The A350-100 is designed to carry 336 passengers in a three-class configuration while the A380's double-deck design can accommodate up to 525 in the same configuration. Boeing's largest 777 can transport up to 364 passengers.
Demand for the A380 comes from just one Airbus customer, Dubai-based Emirates, which has promised to order 200 of the planes if Airbus puts new engines on the current model.
Airbus has delayed a decision on new engines for the A380 as the company, like Boeing, faces a lack of new orders. A report this morning at Defense News claims Airbus is preparing to lay off between 780 and 1,000 staff in its high technology and communications division in an effort to bring costs down.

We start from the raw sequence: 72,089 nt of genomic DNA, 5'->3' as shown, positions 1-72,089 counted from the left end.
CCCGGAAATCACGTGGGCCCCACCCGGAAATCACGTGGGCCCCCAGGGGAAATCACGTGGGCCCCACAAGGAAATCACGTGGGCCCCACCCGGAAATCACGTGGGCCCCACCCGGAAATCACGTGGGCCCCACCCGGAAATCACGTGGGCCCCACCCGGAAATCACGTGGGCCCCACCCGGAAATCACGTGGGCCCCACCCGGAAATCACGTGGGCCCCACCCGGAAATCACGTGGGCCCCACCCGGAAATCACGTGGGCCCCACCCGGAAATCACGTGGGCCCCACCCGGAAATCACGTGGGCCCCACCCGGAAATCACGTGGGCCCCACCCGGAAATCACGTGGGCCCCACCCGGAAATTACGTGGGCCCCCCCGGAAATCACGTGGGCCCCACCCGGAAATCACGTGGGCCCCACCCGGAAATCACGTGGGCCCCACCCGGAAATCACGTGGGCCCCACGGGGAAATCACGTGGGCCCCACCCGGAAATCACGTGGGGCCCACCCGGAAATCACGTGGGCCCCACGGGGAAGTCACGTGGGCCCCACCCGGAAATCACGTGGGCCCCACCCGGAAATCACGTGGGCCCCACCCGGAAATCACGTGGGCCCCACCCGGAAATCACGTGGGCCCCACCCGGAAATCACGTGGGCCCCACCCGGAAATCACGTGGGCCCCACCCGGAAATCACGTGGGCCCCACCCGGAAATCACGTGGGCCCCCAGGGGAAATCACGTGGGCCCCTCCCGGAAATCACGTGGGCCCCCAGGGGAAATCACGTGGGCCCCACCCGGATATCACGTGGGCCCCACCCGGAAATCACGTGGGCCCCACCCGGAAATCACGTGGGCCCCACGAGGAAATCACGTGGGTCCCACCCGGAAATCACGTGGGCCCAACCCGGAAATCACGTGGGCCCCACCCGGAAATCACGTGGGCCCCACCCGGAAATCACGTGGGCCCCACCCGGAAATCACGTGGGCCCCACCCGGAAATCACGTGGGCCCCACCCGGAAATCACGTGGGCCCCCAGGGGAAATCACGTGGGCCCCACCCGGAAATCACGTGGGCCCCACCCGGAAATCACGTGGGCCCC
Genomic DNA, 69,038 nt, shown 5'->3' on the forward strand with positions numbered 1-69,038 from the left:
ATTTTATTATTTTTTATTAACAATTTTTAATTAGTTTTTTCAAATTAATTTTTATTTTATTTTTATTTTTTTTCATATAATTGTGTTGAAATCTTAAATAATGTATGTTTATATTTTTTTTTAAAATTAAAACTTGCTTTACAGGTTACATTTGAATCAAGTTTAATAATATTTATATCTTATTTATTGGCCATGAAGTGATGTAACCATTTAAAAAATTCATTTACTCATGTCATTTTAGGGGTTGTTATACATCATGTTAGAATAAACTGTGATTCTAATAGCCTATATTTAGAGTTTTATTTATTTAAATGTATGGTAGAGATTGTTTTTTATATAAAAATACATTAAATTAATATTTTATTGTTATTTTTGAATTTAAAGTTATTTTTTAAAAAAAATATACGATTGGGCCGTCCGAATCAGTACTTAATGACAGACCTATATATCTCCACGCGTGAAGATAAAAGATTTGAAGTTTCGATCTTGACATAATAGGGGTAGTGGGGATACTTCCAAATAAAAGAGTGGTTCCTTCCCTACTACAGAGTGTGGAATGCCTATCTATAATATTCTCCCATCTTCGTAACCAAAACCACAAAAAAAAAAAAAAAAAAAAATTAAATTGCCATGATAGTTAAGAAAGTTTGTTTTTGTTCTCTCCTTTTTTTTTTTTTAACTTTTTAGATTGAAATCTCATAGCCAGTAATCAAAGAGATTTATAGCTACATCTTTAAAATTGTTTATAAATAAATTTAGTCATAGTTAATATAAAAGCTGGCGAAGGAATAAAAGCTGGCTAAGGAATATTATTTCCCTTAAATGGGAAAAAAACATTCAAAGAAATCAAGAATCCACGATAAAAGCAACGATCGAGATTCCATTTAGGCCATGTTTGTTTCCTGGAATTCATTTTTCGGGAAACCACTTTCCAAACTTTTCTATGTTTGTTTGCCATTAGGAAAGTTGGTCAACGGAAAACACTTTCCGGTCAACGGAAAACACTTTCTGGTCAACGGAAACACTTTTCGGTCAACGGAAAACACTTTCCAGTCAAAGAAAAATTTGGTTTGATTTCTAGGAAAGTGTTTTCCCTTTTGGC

The European aircraft maker announced a restructuring in September, but so far the impact has been just a reshuffling of the organizational structure. Thursday's report of lay offs is the first concrete instance of cost savings.
The so-far unconfirmed job cuts will hit the technology innovation area hardest. The group is believed to be losing about 400 jobs. The company's communications group could lose nearly 100 of its current 380 staff and some 75 of 243 international strategy and public affairs jobs are also on the block as are 120 jobs in the cyber and computer security department. The legal and compliance office, with 370 current employees, also figures to lose 75 positions.
Airbus did confirm that it is meeting with its work councils and that those meetings will continue for the "next few days." A decision is expected to be announced by the end of the year.
(Paul Ausick -24/7 Wall St. / Yahoo Business News)